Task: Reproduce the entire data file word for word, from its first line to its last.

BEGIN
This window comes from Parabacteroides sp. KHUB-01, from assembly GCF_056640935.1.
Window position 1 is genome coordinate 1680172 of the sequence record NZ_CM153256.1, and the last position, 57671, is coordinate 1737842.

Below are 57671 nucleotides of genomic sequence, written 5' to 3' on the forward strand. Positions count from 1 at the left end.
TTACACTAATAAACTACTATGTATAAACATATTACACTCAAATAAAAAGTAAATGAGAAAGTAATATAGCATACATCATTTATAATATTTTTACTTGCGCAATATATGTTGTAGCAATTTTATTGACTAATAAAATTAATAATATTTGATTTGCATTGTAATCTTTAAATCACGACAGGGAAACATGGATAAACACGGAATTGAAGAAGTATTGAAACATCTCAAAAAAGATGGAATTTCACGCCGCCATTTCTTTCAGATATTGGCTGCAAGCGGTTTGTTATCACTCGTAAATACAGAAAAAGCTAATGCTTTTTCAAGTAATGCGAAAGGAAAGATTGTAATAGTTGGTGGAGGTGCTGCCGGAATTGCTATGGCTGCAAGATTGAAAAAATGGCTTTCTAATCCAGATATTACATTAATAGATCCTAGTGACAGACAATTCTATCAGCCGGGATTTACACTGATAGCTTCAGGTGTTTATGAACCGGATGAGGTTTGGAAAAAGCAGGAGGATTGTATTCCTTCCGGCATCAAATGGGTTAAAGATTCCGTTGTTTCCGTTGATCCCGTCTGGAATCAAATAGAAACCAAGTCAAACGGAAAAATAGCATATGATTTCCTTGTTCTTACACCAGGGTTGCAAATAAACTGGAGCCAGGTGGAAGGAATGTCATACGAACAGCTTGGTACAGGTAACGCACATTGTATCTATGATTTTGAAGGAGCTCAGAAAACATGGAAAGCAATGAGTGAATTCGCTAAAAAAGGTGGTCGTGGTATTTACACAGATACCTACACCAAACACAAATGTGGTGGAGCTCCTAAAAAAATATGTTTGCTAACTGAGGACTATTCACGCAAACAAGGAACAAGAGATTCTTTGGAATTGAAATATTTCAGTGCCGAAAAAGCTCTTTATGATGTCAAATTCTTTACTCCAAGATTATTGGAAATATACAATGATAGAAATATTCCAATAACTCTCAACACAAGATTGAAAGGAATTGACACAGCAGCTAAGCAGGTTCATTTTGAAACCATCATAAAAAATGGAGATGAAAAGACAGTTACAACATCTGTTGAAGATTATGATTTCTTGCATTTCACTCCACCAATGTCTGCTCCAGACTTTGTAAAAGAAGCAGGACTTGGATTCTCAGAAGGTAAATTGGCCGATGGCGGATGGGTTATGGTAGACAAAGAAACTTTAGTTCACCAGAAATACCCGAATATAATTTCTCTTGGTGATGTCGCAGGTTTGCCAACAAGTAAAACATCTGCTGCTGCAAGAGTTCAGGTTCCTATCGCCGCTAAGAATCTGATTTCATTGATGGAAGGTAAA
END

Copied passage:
This window comes from Parabacteroides sp. KHUB-01, from assembly GCF_056640935.1.
Window position 1 is genome coordinate 1680172 of the sequence record NZ_CM153256.1, and the last position, 57671, is coordinate 1737842.

Below are 57671 nucleotides of genomic sequence, written 5' to 3' on the forward strand. Positions count from 1 at the left end.
TTACACTAATAAACTACTATGTATAAACATATTACACTCAAATAAAAAGTAAATGAGAAAGTAATATAGCATACATCATTTATAATATTTTTACTTGCGCAATATATGTTGTAGCAATTTTATTGACTAATAAAATTAATAATATTTGATTTGCATTGTAATCTTTAAATCACGACAGGGAAACATGGATAAACACGGAATTGAAGAAGTATTGAAACATCTCAAAAAAGATGGAATTTCACGCCGCCATTTCTTTCAGATATTGGCTGCAAGCGGTTTGTTATCACTCGTAAATACAGAAAAAGCTAATGCTTTTTCAAGTAATGCGAAAGGAAAGATTGTAATAGTTGGTGGAGGTGCTGCCGGAATTGCTATGGCTGCAAGATTGAAAAAATGGCTTTCTAATCCAGATATTACATTAATAGATCCTAGTGACAGACAATTCTATCAGCCGGGATTTACACTGATAGCTTCAGGTGTTTATGAACCGGATGAGGTTTGGAAAAAGCAGGAGGATTGTATTCCTTCCGGCATCAAATGGGTTAAAGATTCCGTTGTTTCCGTTGATCCCGTCTGGAATCAAATAGAAACCAAGTCAAACGGAAAAATAGCATATGATTTCCTTGTTCTTACACCAGGGTTGCAAATAAACTGGAGCCAGGTGGAAGGAATGTCATACGAACAGCTTGGTACAGGTAACGCACATTGTATCTATGATTTTGAAGGAGCTCAGAAAACATGGAAAGCAATGAGTGAATTCGCTAAAAAAGGTGGTCGTGGTATTTACACAGATACCTACACCAAACACAAATGTGGTGGAGCTCCTAAAAAAATATGTTTGCTAACTGAGGACTATTCACGCAAACAAGGAACAAGAGATTCTTTGGAATTGAAATATTTCAGTGCCGAAAAAGCTCTTTATGATGTCAAATTCTTTACTCCAAGATTATTGGAAATATACAATGATAGAAATATTCCAATAACTCTCAACACAAGATTGAAAGGAATTGACACAGCAGCTAAGCAGGTTCATTTTGAAACCATCATAAAAAATGGAGATGAAAAGACAGTTACAACATCTGTTGAAGATTATGATTTCTTGCATTTCACTCCACCAATGTCTGCTCCAGACTTTGTAAAAGAAGCAGGACTTGGATTCTCAGAAGGTAAATTGGCCGATGGCGGATGGGTTATGGTAGACAAAGAAACTTTAGTTCACCAGAAATACCCGAATATAATTTCTCTTGGTGATGTCGCAGGTTTGCCAACAAGTAAAACATCTGCTGCTGCAAGAGTTCAGGTTCCTATCGCCGCTAAGAATCTGATTTCATTGATGGAAGGTAAA